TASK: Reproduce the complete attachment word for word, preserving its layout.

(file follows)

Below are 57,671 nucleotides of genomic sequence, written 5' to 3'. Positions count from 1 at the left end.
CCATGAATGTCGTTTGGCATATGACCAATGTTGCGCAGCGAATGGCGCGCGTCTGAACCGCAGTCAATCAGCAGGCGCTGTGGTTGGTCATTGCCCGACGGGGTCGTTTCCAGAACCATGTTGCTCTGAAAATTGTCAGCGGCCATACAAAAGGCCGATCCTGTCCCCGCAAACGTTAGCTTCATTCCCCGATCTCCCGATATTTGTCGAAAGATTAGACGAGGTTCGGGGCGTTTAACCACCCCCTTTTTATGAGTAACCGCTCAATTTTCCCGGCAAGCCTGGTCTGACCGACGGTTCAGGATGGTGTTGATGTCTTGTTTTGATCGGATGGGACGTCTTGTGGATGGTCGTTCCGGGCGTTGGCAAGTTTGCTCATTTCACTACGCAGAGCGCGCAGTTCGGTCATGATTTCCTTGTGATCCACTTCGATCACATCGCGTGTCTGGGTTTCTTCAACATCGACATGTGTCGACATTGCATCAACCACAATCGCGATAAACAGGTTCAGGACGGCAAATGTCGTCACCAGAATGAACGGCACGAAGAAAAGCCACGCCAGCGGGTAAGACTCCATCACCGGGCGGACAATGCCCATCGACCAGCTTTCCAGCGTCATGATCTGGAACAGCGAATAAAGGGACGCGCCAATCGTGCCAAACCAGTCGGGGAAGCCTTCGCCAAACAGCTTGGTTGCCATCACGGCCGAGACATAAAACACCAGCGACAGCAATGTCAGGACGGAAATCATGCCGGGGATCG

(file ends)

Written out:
Below are 57,671 nucleotides of genomic sequence, written 5' to 3'. Positions count from 1 at the left end.
CCATGAATGTCGTTTGGCATATGACCAATGTTGCGCAGCGAATGGCGCGCGTCTGAACCGCAGTCAATCAGCAGGCGCTGTGGTTGGTCATTGCCCGACGGGGTCGTTTCCAGAACCATGTTGCTCTGAAAATTGTCAGCGGCCATACAAAAGGCCGATCCTGTCCCCGCAAACGTTAGCTTCATTCCCCGATCTCCCGATATTTGTCGAAAGATTAGACGAGGTTCGGGGCGTTTAACCACCCCCTTTTTATGAGTAACCGCTCAATTTTCCCGGCAAGCCTGGTCTGACCGACGGTTCAGGATGGTGTTGATGTCTTGTTTTGATCGGATGGGACGTCTTGTGGATGGTCGTTCCGGGCGTTGGCAAGTTTGCTCATTTCACTACGCAGAGCGCGCAGTTCGGTCATGATTTCCTTGTGATCCACTTCGATCACATCGCGTGTCTGGGTTTCTTCAACATCGACATGTGTCGACATTGCATCAACCACAATCGCGATAAACAGGTTCAGGACGGCAAATGTCGTCACCAGAATGAACGGCACGAAGAAAAGCCACGCCAGCGGGTAAGACTCCATCACCGGGCGGACAATGCCCATCGACCAGCTTTCCAGCGTCATGATCTGGAACAGCGAATAAAGGGACGCGCCAATCGTGCCAAACCAGTCGGGGAAGCCTTCGCCAAACAGCTTGGTTGCCATCACGGCCGAGACATAAAACACCAGCGACAGCAATGTCAGGACGGAAATCATGCCGGGGATCG